if( parent.getDisplay().getThread() == Thread.currentThread() ) {
          viewer.add(event.getProperty(IEventBroker.DATA));
        } else {
          parent.getDisplay().syncExec(new Runnable() {
            public void run() {
              viewer.add(event.getProperty(IEventBroker.DATA));
            }
          });
        }
      }
    };
    eventBroker.subscribe("viewcommunication/*",handler);
  }

  @Focus
  void focus() {
    viewer.getTable().setFocus();
  }
}

This is once more making your code looser coupled because you are independent from OSGi running but we can do even better by fully leveraging the Eclipse DI-Framework. By default Eclipse DI injects data it has stored in its IEclipseContext (you can think of the IEclipseContext as a Map where the value is thing that gets injected into you “POJO”).

The important thing for us is that one can extend Eclipse DI to consult other resources like e.g. Preferences (@Preference) and e.g. Event-Data (@EventTopic) – a blog post explaining how this works will follow hopefully soon.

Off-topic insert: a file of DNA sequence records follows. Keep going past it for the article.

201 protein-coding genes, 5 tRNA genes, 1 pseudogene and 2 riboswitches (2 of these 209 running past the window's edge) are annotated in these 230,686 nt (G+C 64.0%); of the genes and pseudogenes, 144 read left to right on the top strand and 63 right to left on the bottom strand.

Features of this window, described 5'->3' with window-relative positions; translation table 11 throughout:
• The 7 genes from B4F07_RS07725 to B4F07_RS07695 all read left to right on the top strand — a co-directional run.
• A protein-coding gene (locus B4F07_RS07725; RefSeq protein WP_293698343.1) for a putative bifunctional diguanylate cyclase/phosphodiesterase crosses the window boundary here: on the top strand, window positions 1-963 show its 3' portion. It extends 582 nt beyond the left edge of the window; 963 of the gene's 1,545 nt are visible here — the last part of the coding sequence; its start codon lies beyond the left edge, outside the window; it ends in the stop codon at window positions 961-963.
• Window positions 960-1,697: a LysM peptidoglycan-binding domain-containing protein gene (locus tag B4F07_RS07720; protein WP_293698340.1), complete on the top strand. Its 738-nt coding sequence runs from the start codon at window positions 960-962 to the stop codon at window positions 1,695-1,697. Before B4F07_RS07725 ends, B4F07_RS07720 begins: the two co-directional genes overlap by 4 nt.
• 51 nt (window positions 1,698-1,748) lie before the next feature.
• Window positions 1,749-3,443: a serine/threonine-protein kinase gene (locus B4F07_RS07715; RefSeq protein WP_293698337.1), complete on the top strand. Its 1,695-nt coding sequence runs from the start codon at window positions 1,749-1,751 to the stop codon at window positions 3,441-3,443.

So we can rewrite our receiver code like this:

public class ReceiverView {
  private TableViewer viewer;

  @PostConstruct
  public void init(final Composite parent) {
    parent.setLayout(new FillLayout());
    viewer = new TableViewer(parent);
    viewer.getTable().setHeaderVisible(true);
    viewer.getTable().setLinesVisible(true);
    viewer.setLabelProvider(new ColumnLabelProvider() {
      @Override
      public String getText(Object element) {
        return DateFormat.getDateTimeInstance().format(element);
      }
    });
  }

  @Inject
  void eventReceived(@EventTopic("viewcommunication/*") Date date) {
    Display d = viewer.getControl().getDisplay();
    if( d.getThread() == Thread.currentThread() ) {
      viewer.add(date);
    } else {
      parent.getDisplay().syncExec(new Runnable() {
        public void run() {
          viewer.add(date);
        }
      });
    }
  }

  @Focus
  void focus() {
    viewer.getTable().setFocus();
  }
}

[Update 2011-02-07] – Start
But we can do even better so that we don’t need to take of the UI-Thread syncing all we need to do is use another annotation:

@Inject
  void eventReceived(@UIEventTopic("viewcommunication/*") Date date) {
    viewer.add(date);
  }

Now the DI-Framework takes care of the Event loop syncing. Thanks to Brian de Alwis for pointing this out.
[Update 2011-02-07] – End

If you are interested in how you can use things like this in your Eclipse 3.x applications and you are going to be at EclipseCon you should come to my talk about “Singlesourcing for Eclipse 4.x and Eclipse 3.x

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11 Responses to “Enhanced RCP: How views can communicate – The e4 way”

  1. Interesting that in e4 one still has to manually sync with the SWT components. That’s something I never have to do in plain win32 (c++) coding.